On September 21, 1982, the National Assembly elected Amine Pierre Gemayel President of Lebanon to replace his brother Bachir Gemayel, who had been elected the previous month but was assassinated before taking office. A multinational force, composed of U.S. and European military personnel, remained stationed in Lebanon to help the Lebanese government maintain stability during the civil war.

1983 arrived, bringing David Horowitz a new personal milestone. He became an Octogenarian. On April 9th, he celebrated his 80th birthday doing what he always does, faithfully manning his post at the UN while covering the affairs of the world body.

80 years on earth is a long time. David Horowitz had witnessed the Great Depression and World War II, but he was quick to remind those around him that the great lawgiver, Moses, was 80 when he began his major work in the redemption of Israel. The best was yet to come.

In the spring 1983 issue of United Israel Bulletin, United Israel approached its 40th year by restating the mission and purpose of the organization while listing many of its accomplishments during that period. Calling United Israel World Union “a pathfinder” Horowitz urged Jewry once again to recognize Israel’s universal mission and thus take the lead in answering the cry of humanity for social justice, peace, freedom and human dignity.

Perhaps stirred by his vantage point at the United Nations, he seemed to be issuing a new warning to those with ears to hear by stating, “United Israel insists that the Torah faith message to the world be such that the great challenge of the new prophets be met now; that bold, new leadership must assert itself in order to meet the perils posed by the Nuclear Age.”

On April 18, 1983, a suicide bomber crashed a truck into the front of the U.S. Embassy in Beirut, Lebanon, detonating approximately 2,000 pounds of explosives. The massive blast killed 63 people, including 17 Americans, some of whom were CIA officers.

Major-General Chaim Herzog became the 6th President of Israel on May 5, 1983. Born in Belfast and raised predominantly in Dublin, he was the son of Ireland’s Chief Rabbi Yitzhak HaLevi Herzog. Migrating to Mandatory Palestine in 1935, he served in the Haganah Jewish paramilitary group. Later serving as an officer in the British Army during World War II, he received the jestful nickname “Vivian” because the British could not pronounce the Hebrew name “Chaim.” To our knowledge, he was never called Vivian during his ten years as Israel’s president.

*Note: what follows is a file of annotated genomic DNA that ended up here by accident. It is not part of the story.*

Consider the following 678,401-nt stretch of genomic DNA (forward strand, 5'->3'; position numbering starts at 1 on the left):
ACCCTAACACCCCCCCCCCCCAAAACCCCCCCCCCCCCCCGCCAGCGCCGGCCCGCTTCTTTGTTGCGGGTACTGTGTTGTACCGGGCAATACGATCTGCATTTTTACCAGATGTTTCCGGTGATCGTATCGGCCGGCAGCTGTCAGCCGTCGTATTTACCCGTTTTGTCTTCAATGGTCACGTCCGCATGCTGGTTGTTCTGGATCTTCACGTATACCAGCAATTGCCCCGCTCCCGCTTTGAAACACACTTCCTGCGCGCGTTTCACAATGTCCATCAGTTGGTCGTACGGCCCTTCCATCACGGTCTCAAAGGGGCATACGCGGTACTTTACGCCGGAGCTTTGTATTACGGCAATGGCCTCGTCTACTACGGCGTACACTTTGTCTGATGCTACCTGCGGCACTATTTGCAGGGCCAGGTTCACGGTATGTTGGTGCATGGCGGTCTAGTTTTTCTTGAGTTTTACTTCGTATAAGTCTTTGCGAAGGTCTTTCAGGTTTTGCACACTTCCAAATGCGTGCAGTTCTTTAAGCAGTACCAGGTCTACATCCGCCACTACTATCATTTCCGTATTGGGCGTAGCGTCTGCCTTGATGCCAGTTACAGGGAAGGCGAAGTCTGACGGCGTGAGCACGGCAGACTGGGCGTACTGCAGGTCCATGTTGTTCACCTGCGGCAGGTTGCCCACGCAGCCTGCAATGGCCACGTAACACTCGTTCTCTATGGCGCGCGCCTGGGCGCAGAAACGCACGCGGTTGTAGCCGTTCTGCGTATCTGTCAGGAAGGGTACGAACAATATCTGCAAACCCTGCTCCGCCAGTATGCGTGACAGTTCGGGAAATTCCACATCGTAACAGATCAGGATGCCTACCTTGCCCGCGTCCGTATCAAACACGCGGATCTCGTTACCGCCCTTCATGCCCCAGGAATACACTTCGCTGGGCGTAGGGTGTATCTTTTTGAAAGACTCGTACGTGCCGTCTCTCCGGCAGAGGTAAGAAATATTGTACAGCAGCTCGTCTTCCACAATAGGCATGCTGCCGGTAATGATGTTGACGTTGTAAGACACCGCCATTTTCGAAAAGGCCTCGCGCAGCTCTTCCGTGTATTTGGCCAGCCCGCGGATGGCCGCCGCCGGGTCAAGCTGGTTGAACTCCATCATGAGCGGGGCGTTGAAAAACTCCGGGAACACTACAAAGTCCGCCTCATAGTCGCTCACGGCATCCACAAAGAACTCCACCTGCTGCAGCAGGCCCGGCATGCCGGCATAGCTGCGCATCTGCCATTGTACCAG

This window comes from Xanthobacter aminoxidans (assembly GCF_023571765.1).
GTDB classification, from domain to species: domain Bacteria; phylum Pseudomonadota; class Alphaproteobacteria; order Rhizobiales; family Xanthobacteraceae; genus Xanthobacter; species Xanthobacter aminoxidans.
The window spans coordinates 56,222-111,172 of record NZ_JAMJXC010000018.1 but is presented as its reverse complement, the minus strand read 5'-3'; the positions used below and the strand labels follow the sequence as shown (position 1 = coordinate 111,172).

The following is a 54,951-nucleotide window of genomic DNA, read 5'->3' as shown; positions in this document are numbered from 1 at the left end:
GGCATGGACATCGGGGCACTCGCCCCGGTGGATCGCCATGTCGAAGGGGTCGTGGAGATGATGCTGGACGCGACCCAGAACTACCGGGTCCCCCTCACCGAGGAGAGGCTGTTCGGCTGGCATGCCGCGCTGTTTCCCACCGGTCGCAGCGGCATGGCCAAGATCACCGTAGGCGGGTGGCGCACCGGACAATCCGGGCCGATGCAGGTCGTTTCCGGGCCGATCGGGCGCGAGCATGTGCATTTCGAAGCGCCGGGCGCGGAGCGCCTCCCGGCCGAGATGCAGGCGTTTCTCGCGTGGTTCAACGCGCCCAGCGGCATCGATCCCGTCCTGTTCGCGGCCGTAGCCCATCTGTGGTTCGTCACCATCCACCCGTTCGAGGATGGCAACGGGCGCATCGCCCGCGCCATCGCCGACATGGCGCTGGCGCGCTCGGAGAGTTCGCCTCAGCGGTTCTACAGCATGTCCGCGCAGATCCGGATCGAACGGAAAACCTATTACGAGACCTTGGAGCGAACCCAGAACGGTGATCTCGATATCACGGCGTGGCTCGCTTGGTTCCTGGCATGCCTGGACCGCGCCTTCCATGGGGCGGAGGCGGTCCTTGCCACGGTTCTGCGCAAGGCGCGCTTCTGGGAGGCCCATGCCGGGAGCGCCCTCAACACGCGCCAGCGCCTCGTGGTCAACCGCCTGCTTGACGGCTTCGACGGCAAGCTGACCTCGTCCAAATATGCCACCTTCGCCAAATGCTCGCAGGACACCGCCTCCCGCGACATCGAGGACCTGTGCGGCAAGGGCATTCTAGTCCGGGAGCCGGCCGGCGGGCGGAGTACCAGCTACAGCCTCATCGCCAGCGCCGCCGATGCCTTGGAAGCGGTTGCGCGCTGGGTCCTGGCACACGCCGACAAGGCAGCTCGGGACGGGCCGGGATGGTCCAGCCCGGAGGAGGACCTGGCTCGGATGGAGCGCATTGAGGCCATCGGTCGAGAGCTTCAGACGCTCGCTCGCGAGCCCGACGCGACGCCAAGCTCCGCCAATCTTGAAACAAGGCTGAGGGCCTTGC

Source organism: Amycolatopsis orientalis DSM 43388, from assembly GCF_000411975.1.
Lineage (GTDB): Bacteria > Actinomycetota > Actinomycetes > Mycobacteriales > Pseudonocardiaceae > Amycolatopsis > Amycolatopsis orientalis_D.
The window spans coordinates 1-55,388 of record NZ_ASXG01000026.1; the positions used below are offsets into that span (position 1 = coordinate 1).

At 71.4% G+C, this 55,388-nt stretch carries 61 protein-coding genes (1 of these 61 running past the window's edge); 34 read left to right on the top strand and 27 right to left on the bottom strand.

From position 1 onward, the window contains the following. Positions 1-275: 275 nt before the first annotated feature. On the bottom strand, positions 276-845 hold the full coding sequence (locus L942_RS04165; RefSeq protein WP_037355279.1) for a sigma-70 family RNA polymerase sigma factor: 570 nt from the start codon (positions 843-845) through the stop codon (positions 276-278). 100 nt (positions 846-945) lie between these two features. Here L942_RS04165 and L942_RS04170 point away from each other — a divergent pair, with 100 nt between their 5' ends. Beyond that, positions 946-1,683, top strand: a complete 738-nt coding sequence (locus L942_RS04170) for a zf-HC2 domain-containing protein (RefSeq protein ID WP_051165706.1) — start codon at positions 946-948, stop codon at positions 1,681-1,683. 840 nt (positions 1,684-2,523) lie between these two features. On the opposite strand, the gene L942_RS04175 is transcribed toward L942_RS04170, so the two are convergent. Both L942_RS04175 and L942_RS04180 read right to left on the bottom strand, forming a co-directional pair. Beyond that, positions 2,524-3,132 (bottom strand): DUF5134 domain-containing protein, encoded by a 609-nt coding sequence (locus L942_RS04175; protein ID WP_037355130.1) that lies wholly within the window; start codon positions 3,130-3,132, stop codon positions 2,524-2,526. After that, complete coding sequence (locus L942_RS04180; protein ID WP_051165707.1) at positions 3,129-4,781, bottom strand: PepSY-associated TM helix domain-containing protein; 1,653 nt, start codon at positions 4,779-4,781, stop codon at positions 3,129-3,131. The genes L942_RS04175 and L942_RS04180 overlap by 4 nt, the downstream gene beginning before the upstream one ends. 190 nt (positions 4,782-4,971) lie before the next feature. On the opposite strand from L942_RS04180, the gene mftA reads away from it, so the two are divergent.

David Horowitz appeared as the guest speaker at the 87th annual convention of the Federation of Jewish Women’s Organizations, held on May 4 at the Minskoff Cultural Center in New York City. The theme of the convention was “Ethics Today” and Mr. Horowitz spoke on “Ethics in Journalism.”

On May 17, 1983, Lebanon, Israel and the United States signed an agreement on Israeli withdrawal from Lebanon. The Israeli Cabinet later voted to withdraw troops from Beirut but to remain in southern Lebanon as a buffer against acts of terrorism.

David Horowitz received a formal note of thanks from new UN Secretary-General Javier Perez de Cuellar on July 27th, expressing his appreciation for sending him a copy of his book “Thirty-Three Candles” and for including a copy of the late Spanish General Franco’s letter to Horowitz from 1964. Peruvian diplomat Javier de Cuellar became the fifth Secretary-General of the United Nations in 1982.

On August 28, 1983, a tired and embattled Menachem Begin resigned as Prime Minister of the State of Israel, telling his colleagues “I cannot go on any longer.”

UN journalist David Horowitz and his wife Nan greet a young Menachem Begin in New York City in the early 1950s.

Begin had lost his beloved wife, Aliza, who died in November 1982 while he was away on an official visit to Washington. He descended into a deep depression. He also became very disappointed by the war in Lebanon because he had hoped to sign a peace treaty with President-elect Bachir Gemayel, who was assassinated before taking office.

Mounting Israeli casualties, political protests to end the war and ill health were other factors that continued to plague Begin.